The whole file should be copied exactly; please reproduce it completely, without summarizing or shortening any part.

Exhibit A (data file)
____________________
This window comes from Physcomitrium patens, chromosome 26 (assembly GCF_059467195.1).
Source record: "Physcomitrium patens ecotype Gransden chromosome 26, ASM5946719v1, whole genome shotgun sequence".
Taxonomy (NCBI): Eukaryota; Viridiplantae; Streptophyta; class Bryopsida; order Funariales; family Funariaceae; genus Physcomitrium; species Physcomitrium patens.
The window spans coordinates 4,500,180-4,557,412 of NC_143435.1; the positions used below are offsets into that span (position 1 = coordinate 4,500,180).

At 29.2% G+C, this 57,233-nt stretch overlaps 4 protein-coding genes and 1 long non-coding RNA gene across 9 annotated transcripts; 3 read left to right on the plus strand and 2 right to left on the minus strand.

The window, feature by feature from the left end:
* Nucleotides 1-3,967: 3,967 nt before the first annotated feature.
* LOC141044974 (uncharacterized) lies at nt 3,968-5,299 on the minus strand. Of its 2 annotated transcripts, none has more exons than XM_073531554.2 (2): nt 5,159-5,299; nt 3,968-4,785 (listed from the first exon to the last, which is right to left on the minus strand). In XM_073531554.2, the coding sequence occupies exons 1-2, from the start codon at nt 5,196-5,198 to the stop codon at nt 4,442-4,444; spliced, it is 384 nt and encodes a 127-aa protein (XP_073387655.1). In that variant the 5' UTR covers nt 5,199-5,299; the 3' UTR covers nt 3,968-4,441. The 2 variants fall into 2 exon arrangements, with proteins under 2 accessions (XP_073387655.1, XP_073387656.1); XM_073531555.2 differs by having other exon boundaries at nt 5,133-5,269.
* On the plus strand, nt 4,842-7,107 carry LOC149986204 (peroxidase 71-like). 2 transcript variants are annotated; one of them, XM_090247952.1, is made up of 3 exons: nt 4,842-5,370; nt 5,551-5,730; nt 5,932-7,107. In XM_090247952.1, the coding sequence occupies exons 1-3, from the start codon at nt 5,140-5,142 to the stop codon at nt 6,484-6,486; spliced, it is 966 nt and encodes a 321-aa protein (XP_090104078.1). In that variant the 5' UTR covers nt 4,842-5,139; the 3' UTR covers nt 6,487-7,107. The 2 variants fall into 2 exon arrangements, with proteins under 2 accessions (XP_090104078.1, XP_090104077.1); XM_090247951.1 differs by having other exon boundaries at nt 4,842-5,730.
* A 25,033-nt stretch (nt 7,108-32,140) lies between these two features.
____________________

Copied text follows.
This window comes from Physcomitrium patens, chromosome 26 (assembly GCF_059467195.1).
Source record: "Physcomitrium patens ecotype Gransden chromosome 26, ASM5946719v1, whole genome shotgun sequence".
Taxonomy (NCBI): Eukaryota; Viridiplantae; Streptophyta; class Bryopsida; order Funariales; family Funariaceae; genus Physcomitrium; species Physcomitrium patens.
The window spans coordinates 4,500,180-4,557,412 of NC_143435.1; the positions used below are offsets into that span (position 1 = coordinate 4,500,180).

At 29.2% G+C, this 57,233-nt stretch overlaps 4 protein-coding genes and 1 long non-coding RNA gene across 9 annotated transcripts; 3 read left to right on the plus strand and 2 right to left on the minus strand.

The window, feature by feature from the left end:
* Nucleotides 1-3,967: 3,967 nt before the first annotated feature.
* LOC141044974 (uncharacterized) lies at nt 3,968-5,299 on the minus strand. Of its 2 annotated transcripts, none has more exons than XM_073531554.2 (2): nt 5,159-5,299; nt 3,968-4,785 (listed from the first exon to the last, which is right to left on the minus strand). In XM_073531554.2, the coding sequence occupies exons 1-2, from the start codon at nt 5,196-5,198 to the stop codon at nt 4,442-4,444; spliced, it is 384 nt and encodes a 127-aa protein (XP_073387655.1). In that variant the 5' UTR covers nt 5,199-5,299; the 3' UTR covers nt 3,968-4,441. The 2 variants fall into 2 exon arrangements, with proteins under 2 accessions (XP_073387655.1, XP_073387656.1); XM_073531555.2 differs by having other exon boundaries at nt 5,133-5,269.
* On the plus strand, nt 4,842-7,107 carry LOC149986204 (peroxidase 71-like). 2 transcript variants are annotated; one of them, XM_090247952.1, is made up of 3 exons: nt 4,842-5,370; nt 5,551-5,730; nt 5,932-7,107. In XM_090247952.1, the coding sequence occupies exons 1-3, from the start codon at nt 5,140-5,142 to the stop codon at nt 6,484-6,486; spliced, it is 966 nt and encodes a 321-aa protein (XP_090104078.1). In that variant the 5' UTR covers nt 4,842-5,139; the 3' UTR covers nt 6,487-7,107. The 2 variants fall into 2 exon arrangements, with proteins under 2 accessions (XP_090104078.1, XP_090104077.1); XM_090247951.1 differs by having other exon boundaries at nt 4,842-5,730.
* A 25,033-nt stretch (nt 7,108-32,140) lies between these two features.